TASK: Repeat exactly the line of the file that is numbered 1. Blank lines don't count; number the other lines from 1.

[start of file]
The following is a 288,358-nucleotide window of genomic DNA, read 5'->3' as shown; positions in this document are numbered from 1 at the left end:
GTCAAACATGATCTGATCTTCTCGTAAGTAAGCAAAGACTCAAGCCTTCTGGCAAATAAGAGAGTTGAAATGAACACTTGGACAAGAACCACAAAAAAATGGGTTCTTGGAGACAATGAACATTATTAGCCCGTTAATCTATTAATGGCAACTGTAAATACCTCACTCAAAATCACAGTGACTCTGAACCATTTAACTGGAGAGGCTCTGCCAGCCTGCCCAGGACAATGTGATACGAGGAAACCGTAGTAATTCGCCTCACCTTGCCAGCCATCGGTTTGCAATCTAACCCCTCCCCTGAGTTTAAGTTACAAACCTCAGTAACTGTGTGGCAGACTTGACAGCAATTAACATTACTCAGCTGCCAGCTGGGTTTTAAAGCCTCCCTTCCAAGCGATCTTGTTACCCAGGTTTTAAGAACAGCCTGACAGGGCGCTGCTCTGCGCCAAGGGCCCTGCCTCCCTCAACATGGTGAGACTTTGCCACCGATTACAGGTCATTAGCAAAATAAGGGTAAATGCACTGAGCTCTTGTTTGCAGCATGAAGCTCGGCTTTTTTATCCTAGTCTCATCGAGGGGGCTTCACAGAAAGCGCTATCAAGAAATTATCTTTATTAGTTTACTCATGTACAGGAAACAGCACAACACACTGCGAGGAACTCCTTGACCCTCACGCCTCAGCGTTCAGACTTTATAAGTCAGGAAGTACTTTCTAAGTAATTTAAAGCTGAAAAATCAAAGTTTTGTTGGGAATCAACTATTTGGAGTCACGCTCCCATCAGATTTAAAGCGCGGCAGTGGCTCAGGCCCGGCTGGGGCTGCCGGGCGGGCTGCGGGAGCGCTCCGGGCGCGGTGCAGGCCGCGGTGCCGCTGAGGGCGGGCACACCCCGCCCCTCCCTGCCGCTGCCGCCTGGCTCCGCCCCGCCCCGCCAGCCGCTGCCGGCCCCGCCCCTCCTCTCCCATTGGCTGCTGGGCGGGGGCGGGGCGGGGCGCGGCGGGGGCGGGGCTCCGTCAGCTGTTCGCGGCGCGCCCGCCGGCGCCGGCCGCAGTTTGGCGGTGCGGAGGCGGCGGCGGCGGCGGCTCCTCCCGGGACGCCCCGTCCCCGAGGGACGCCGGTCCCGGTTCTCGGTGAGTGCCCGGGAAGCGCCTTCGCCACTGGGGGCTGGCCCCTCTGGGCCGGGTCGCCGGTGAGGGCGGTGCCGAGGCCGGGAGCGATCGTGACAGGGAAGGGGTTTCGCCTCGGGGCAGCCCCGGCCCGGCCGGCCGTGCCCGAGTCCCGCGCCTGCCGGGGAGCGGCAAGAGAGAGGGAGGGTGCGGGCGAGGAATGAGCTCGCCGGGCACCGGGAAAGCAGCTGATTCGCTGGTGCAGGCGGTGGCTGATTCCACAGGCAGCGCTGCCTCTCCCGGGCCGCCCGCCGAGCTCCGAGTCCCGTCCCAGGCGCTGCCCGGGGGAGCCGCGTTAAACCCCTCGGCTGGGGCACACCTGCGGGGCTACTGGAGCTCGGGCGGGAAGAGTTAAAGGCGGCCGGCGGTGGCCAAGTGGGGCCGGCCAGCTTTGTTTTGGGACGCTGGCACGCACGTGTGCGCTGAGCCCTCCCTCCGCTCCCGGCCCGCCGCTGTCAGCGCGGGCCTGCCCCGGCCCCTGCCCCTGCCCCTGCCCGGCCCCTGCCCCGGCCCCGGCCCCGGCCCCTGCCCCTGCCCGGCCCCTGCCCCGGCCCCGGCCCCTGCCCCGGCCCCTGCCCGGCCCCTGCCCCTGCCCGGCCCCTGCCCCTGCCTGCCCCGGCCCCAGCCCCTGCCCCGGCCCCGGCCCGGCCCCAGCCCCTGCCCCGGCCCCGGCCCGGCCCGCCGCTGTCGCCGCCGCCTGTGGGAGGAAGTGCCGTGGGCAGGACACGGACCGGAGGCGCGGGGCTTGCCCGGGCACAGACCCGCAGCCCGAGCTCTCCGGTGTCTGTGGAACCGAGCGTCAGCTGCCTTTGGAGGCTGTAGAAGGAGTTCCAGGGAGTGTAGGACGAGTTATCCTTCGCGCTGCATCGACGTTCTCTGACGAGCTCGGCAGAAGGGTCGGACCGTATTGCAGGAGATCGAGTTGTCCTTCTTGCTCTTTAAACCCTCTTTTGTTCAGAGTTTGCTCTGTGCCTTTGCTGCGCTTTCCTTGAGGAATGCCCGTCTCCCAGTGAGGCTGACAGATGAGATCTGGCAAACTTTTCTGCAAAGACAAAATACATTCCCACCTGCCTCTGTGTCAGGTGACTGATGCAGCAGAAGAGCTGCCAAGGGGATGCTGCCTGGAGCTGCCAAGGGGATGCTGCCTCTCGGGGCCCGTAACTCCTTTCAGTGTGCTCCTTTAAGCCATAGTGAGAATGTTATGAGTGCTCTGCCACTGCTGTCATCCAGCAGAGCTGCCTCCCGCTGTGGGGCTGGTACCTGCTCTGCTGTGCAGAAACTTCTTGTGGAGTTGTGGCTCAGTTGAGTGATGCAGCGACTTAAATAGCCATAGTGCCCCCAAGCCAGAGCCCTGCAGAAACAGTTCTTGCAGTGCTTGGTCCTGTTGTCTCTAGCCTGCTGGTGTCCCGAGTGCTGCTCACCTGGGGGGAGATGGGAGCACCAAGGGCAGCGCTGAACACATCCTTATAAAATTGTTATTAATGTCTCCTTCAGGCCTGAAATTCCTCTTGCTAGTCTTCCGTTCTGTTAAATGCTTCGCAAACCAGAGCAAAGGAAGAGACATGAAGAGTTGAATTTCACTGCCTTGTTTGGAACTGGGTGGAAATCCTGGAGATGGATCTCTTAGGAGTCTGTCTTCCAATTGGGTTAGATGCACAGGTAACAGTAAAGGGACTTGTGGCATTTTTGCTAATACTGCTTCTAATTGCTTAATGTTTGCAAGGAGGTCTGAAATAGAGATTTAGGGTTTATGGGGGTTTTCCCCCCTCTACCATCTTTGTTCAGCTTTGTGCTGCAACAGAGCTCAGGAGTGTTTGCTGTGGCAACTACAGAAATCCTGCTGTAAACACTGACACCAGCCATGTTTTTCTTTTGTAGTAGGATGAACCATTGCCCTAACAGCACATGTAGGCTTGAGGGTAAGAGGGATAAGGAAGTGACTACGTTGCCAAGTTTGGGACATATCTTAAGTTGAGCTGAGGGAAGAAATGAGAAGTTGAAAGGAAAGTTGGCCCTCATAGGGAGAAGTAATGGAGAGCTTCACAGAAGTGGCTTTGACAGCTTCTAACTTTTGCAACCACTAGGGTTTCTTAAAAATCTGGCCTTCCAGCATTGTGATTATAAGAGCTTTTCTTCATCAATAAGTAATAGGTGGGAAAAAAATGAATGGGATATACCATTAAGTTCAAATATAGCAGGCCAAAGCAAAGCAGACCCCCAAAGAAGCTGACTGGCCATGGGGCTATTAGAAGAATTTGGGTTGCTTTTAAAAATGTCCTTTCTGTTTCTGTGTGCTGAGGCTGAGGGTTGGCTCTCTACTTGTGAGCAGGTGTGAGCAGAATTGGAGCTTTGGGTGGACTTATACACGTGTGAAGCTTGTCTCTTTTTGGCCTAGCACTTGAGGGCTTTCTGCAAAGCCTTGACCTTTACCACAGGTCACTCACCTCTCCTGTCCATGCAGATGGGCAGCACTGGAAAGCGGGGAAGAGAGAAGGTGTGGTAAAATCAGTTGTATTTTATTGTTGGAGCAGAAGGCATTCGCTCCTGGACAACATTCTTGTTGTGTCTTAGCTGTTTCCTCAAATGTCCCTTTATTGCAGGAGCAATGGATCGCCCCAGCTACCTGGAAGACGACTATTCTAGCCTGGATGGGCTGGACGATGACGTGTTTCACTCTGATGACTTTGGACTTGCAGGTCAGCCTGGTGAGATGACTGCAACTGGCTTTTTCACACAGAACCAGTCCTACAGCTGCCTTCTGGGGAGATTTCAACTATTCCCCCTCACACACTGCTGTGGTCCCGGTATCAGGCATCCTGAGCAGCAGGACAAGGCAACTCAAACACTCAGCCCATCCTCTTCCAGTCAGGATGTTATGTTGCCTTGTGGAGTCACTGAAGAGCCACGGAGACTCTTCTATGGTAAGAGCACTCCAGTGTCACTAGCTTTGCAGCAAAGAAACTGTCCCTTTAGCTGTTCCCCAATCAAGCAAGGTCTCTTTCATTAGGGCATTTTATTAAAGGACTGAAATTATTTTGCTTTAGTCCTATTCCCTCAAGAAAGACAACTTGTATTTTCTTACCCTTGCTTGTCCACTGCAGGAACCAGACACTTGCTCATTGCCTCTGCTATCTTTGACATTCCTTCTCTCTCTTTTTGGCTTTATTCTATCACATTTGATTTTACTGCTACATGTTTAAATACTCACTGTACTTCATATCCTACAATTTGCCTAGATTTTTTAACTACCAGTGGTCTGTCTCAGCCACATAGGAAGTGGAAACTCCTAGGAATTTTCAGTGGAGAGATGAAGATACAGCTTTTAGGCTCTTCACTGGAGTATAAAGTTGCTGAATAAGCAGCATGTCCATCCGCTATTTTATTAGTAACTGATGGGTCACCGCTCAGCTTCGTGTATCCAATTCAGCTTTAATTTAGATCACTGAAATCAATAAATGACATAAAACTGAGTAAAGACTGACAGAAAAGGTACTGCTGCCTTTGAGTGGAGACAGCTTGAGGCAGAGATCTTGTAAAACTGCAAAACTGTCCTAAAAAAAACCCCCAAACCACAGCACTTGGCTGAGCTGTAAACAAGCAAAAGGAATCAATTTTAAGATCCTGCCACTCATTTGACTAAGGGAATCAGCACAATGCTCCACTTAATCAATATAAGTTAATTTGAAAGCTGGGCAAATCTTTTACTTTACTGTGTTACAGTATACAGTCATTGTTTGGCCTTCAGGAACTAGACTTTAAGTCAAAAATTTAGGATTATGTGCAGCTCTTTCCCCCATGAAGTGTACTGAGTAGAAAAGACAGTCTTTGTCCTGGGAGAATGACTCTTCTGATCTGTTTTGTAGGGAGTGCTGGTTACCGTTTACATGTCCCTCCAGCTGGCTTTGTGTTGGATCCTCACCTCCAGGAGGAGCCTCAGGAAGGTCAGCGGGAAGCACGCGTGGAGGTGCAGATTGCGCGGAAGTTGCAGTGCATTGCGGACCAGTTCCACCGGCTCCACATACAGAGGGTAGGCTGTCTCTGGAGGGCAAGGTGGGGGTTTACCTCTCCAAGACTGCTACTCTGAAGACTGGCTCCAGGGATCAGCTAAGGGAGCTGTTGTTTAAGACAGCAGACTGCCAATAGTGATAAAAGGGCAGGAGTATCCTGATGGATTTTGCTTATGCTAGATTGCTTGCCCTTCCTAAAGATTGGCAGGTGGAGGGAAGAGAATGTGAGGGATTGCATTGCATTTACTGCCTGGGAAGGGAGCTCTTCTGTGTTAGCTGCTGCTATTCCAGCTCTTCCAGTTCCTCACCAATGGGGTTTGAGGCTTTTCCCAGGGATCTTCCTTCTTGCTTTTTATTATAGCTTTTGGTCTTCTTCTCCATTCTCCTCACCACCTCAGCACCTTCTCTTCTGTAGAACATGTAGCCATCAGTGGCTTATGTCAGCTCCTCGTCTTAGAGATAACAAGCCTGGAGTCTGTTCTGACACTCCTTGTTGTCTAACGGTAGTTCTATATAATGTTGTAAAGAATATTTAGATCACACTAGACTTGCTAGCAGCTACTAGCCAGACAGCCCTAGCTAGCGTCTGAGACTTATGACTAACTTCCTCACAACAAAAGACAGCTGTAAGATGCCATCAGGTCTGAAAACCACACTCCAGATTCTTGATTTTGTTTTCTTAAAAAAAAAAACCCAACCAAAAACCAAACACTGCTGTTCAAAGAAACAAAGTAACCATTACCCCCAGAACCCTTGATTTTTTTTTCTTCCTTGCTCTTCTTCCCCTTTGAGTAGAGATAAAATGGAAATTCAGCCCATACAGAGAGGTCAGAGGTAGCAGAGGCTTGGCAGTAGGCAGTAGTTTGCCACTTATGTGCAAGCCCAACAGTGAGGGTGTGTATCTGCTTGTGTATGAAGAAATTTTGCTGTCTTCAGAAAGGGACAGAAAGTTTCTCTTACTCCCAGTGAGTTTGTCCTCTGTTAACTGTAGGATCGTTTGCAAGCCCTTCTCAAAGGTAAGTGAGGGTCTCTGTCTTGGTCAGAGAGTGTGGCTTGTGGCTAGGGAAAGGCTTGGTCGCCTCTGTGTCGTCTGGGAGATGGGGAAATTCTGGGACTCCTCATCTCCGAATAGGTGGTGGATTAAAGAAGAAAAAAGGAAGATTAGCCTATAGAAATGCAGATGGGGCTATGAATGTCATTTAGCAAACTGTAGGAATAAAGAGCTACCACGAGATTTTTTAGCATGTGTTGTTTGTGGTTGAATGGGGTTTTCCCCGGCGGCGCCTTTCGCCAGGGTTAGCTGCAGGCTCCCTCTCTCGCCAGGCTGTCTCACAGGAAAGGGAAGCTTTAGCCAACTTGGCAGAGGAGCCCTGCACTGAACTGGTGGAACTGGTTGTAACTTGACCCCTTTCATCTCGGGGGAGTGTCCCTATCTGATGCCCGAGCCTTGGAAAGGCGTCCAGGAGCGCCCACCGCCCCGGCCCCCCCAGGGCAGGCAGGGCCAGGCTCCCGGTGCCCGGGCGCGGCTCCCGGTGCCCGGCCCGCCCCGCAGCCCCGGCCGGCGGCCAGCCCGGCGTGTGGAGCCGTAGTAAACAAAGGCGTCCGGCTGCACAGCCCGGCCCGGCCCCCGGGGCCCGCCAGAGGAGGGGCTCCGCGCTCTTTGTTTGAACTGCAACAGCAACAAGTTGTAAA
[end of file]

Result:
The following is a 288,358-nucleotide window of genomic DNA, read 5'->3' as shown; positions in this document are numbered from 1 at the left end: